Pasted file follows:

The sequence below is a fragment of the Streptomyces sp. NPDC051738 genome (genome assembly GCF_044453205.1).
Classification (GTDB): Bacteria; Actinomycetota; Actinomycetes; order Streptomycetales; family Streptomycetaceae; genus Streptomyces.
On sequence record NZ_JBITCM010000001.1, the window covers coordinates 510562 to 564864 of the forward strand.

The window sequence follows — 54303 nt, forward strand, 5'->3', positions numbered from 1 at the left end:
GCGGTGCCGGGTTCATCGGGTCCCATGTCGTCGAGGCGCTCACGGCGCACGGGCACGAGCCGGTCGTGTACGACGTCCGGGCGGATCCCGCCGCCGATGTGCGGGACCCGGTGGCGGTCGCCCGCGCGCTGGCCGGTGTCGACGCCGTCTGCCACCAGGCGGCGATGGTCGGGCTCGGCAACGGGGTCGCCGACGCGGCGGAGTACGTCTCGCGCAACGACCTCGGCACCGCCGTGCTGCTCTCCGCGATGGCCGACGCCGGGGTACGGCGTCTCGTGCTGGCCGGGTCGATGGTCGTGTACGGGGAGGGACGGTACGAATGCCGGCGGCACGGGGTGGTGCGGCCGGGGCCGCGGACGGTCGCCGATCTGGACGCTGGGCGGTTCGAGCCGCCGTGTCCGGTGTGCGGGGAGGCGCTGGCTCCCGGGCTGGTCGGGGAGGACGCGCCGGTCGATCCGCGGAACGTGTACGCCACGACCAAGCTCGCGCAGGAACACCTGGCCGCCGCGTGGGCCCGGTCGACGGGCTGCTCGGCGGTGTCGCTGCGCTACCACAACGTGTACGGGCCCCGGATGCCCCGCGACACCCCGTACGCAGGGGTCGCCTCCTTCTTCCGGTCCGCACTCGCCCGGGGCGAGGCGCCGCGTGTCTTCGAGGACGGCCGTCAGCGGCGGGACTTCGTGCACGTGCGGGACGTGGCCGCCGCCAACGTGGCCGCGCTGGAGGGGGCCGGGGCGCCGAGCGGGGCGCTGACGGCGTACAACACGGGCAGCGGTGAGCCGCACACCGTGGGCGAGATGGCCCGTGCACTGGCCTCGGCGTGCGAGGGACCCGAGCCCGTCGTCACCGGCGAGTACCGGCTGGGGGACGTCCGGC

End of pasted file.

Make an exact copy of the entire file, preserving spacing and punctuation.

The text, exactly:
The sequence below is a fragment of the Streptomyces sp. NPDC051738 genome (genome assembly GCF_044453205.1).
Classification (GTDB): Bacteria; Actinomycetota; Actinomycetes; order Streptomycetales; family Streptomycetaceae; genus Streptomyces.
On sequence record NZ_JBITCM010000001.1, the window covers coordinates 510562 to 564864 of the forward strand.

The window sequence follows — 54303 nt, forward strand, 5'->3', positions numbered from 1 at the left end:
GCGGTGCCGGGTTCATCGGGTCCCATGTCGTCGAGGCGCTCACGGCGCACGGGCACGAGCCGGTCGTGTACGACGTCCGGGCGGATCCCGCCGCCGATGTGCGGGACCCGGTGGCGGTCGCCCGCGCGCTGGCCGGTGTCGACGCCGTCTGCCACCAGGCGGCGATGGTCGGGCTCGGCAACGGGGTCGCCGACGCGGCGGAGTACGTCTCGCGCAACGACCTCGGCACCGCCGTGCTGCTCTCCGCGATGGCCGACGCCGGGGTACGGCGTCTCGTGCTGGCCGGGTCGATGGTCGTGTACGGGGAGGGACGGTACGAATGCCGGCGGCACGGGGTGGTGCGGCCGGGGCCGCGGACGGTCGCCGATCTGGACGCTGGGCGGTTCGAGCCGCCGTGTCCGGTGTGCGGGGAGGCGCTGGCTCCCGGGCTGGTCGGGGAGGACGCGCCGGTCGATCCGCGGAACGTGTACGCCACGACCAAGCTCGCGCAGGAACACCTGGCCGCCGCGTGGGCCCGGTCGACGGGCTGCTCGGCGGTGTCGCTGCGCTACCACAACGTGTACGGGCCCCGGATGCCCCGCGACACCCCGTACGCAGGGGTCGCCTCCTTCTTCCGGTCCGCACTCGCCCGGGGCGAGGCGCCGCGTGTCTTCGAGGACGGCCGTCAGCGGCGGGACTTCGTGCACGTGCGGGACGTGGCCGCCGCCAACGTGGCCGCGCTGGAGGGGGCCGGGGCGCCGAGCGGGGCGCTGACGGCGTACAACACGGGCAGCGGTGAGCCGCACACCGTGGGCGAGATGGCCCGTGCACTGGCCTCGGCGTGCGAGGGACCCGAGCCCGTCGTCACCGGCGAGTACCGGCTGGGGGACGTCCGGC